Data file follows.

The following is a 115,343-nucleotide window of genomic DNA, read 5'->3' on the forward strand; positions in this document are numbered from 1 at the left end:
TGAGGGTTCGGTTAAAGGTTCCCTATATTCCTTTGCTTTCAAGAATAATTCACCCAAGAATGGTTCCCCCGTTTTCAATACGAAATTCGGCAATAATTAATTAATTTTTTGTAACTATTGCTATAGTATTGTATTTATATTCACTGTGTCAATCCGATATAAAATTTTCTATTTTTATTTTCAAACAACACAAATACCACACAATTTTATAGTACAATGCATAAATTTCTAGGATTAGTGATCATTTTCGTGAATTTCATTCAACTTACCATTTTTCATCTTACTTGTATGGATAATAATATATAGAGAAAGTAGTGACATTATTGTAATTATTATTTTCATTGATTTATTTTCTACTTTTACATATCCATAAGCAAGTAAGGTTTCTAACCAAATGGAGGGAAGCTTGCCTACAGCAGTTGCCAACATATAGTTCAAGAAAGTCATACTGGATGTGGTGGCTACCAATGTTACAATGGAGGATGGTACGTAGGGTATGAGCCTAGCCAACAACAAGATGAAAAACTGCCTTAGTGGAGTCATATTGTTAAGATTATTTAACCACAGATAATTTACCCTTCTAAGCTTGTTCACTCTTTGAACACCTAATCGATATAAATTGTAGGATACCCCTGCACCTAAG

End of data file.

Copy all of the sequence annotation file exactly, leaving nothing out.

The following is a 115,343-nucleotide window of genomic DNA, read 5'->3' on the forward strand; positions in this document are numbered from 1 at the left end:
TGAGGGTTCGGTTAAAGGTTCCCTATATTCCTTTGCTTTCAAGAATAATTCACCCAAGAATGGTTCCCCCGTTTTCAATACGAAATTCGGCAATAATTAATTAATTTTTTGTAACTATTGCTATAGTATTGTATTTATATTCACTGTGTCAATCCGATATAAAATTTTCTATTTTTATTTTCAAACAACACAAATACCACACAATTTTATAGTACAATGCATAAATTTCTAGGATTAGTGATCATTTTCGTGAATTTCATTCAACTTACCATTTTTCATCTTACTTGTATGGATAATAATATATAGAGAAAGTAGTGACATTATTGTAATTATTATTTTCATTGATTTATTTTCTACTTTTACATATCCATAAGCAAGTAAGGTTTCTAACCAAATGGAGGGAAGCTTGCCTACAGCAGTTGCCAACATATAGTTCAAGAAAGTCATACTGGATGTGGTGGCTACCAATGTTACAATGGAGGATGGTACGTAGGGTATGAGCCTAGCCAACAACAAGATGAAAAACTGCCTTAGTGGAGTCATATTGTTAAGATTATTTAACCACAGATAATTTACCCTTCTAAGCTTGTTCACTCTTTGAACACCTAATCGATATAAATTGTAGGATACCCCTGCACCTAAG